people dancing and drinking

4. You go overboard on the weekends

You could be killing it during the week and tracking and lifting and walking and sleeping and then the weekend comes and POOF. Everything goes out the window, because it's the freakin' weekend and no one ain't got time for silly meal plans or the gym.

So, yeah, this happens. A lot. People will do great during the week and then it all falls apart come Saturday and Sunday. Why?

Our routine is off. We have more free time. We are attending social events. We want to relax. We don't want to think as much. We just want a break.

This will KILL your progress if you're not careful and cause you to "not lose weight" even though you are "doing everything" (during the week).

For example, if you skip your workout and don't meet your step count PLUS you go to the Cheesecake Factory and get an app, entree, cheesecake, and a Mai Tai...I don't think I need to tell you that is going to be a hell of a lot of calories and you just undid your entire week of progress and then some.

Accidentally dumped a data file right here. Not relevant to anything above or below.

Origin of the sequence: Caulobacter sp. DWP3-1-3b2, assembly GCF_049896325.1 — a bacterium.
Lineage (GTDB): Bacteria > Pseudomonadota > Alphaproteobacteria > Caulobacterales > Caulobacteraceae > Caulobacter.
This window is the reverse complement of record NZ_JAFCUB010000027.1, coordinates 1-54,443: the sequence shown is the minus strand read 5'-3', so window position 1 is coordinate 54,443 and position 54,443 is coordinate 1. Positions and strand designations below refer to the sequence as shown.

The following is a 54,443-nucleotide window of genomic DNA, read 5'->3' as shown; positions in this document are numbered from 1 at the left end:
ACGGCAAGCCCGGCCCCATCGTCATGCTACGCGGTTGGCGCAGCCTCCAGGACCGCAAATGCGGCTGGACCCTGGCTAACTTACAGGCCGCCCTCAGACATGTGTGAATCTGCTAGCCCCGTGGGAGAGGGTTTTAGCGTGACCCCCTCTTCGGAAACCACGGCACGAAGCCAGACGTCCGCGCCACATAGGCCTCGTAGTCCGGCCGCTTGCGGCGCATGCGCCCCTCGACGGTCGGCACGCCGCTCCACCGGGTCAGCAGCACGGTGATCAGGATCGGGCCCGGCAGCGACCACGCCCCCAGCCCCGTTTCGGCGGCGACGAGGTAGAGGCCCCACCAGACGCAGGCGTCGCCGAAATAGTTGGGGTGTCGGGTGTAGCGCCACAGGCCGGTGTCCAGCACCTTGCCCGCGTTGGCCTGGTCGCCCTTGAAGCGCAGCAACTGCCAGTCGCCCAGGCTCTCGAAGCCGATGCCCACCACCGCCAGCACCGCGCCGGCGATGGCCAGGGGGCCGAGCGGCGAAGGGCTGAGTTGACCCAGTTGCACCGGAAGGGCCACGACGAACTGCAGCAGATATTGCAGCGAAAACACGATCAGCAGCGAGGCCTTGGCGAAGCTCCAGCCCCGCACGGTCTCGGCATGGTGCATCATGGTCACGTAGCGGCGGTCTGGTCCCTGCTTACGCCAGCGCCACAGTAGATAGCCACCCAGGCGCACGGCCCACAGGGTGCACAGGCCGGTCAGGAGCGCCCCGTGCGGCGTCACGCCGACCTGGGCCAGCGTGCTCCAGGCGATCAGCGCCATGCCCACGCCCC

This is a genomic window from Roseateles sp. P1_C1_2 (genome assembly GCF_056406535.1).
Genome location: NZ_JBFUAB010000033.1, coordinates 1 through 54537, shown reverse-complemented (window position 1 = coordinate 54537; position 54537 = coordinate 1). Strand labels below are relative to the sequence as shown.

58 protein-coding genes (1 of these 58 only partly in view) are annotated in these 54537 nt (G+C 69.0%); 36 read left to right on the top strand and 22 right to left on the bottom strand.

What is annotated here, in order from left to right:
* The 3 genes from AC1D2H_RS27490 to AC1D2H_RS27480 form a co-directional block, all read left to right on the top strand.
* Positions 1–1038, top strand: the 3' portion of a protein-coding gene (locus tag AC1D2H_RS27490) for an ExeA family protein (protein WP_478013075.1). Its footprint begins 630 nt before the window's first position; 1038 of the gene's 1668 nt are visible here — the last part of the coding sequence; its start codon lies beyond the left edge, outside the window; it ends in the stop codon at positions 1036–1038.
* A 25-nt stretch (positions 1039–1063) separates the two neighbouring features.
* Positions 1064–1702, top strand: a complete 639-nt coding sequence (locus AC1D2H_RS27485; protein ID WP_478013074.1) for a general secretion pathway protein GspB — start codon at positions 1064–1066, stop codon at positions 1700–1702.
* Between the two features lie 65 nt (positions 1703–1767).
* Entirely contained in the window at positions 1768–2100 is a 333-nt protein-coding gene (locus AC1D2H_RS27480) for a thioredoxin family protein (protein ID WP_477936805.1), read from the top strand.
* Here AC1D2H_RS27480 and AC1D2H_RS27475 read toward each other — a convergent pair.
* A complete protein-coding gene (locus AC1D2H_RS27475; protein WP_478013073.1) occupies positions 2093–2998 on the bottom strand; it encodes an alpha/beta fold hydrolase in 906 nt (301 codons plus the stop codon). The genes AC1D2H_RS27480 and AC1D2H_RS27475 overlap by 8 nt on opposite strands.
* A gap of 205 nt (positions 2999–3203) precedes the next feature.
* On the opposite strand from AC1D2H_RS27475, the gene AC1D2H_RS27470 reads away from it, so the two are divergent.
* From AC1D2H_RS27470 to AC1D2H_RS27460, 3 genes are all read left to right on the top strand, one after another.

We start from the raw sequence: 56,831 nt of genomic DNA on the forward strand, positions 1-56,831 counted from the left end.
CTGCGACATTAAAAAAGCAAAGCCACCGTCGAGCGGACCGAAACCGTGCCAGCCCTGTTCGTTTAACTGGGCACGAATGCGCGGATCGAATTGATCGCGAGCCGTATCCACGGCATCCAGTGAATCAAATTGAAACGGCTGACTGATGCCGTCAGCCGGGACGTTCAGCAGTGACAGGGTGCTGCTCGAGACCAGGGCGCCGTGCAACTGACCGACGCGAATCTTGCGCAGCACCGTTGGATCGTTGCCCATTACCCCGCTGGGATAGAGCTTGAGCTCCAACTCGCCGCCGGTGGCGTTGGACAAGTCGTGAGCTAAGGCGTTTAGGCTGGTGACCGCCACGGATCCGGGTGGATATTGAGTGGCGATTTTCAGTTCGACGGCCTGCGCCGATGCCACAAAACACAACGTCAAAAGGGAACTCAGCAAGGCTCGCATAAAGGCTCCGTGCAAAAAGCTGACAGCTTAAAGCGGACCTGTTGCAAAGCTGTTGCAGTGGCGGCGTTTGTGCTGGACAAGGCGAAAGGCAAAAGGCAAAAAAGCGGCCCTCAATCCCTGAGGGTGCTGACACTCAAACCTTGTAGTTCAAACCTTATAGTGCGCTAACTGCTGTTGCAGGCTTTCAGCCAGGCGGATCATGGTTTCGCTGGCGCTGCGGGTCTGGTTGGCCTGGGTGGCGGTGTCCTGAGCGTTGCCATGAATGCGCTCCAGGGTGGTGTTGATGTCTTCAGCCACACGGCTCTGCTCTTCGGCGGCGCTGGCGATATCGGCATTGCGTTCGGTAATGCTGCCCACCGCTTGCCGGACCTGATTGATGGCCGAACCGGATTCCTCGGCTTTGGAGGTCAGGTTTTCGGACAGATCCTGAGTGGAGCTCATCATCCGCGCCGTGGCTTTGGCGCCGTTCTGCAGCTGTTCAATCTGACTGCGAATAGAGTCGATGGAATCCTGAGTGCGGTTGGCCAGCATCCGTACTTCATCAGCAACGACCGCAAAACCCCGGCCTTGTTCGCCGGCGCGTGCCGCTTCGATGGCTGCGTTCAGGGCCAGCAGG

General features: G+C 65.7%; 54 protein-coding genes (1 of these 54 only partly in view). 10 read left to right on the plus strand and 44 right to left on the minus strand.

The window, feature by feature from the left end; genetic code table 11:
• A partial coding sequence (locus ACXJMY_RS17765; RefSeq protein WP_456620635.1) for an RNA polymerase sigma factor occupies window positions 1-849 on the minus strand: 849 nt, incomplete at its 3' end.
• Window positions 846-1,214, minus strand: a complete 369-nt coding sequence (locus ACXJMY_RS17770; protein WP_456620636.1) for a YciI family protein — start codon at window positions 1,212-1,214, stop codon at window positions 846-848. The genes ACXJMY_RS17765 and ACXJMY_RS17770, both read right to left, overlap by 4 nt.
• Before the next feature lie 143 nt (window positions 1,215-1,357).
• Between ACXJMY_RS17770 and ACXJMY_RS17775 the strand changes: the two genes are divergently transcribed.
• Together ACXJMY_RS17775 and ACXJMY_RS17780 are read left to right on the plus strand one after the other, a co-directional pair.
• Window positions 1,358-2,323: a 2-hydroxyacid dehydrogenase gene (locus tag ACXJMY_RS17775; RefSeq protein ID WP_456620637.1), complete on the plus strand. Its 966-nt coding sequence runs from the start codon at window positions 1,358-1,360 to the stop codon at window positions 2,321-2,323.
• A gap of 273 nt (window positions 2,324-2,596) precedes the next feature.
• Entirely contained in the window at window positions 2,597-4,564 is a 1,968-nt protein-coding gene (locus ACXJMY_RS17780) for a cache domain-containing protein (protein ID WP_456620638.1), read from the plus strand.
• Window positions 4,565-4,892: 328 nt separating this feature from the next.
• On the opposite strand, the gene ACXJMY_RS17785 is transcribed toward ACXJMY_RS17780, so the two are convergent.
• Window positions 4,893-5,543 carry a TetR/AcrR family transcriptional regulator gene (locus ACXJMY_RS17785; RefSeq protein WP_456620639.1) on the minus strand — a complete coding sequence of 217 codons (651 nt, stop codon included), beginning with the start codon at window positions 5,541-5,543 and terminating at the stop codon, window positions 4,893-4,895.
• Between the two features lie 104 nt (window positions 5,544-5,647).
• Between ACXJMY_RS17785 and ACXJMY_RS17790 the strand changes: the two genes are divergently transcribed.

This scenario should infuriate you. You worked hard all week meeting your goals only to have them gone in minutes. DON'T let this happen to you. See my blog post on eating out to see how you can navigate this successfully.

glasses of wine

5. You drink too much

Sorry, but if you are seriously trying to lose weight, alcohol is doing you no favors. There's no nutrition in it and it's adding extra calories and carbohydrates.

Alcohol also reduces your inhibition, so you may end up consuming too many calories from food while drinking.

Plus, alcohol can really interfere with sleep habits and you'll end up getting a poor quality night's sleep, which as mentioned above, can really take a toll on any progress you have made

man covering face

6. You give up too easily and too soon

So, you've been following a caloric deficit, you increased your step count, and your sleep has been on par for a week and there's been no change in the scale. Nothing. Zero.

You get mad. Sad. Frustrated. After all, you've been working hard towards your weight loss goal for 7 whole days, yet nothing has changed (or has it?) and you see a friend who just told you she lost 5 lbs in 1 week on a detox diet. What gives? You thought eating this way and getting more active would be the way to go. After all, that's what your coach told you.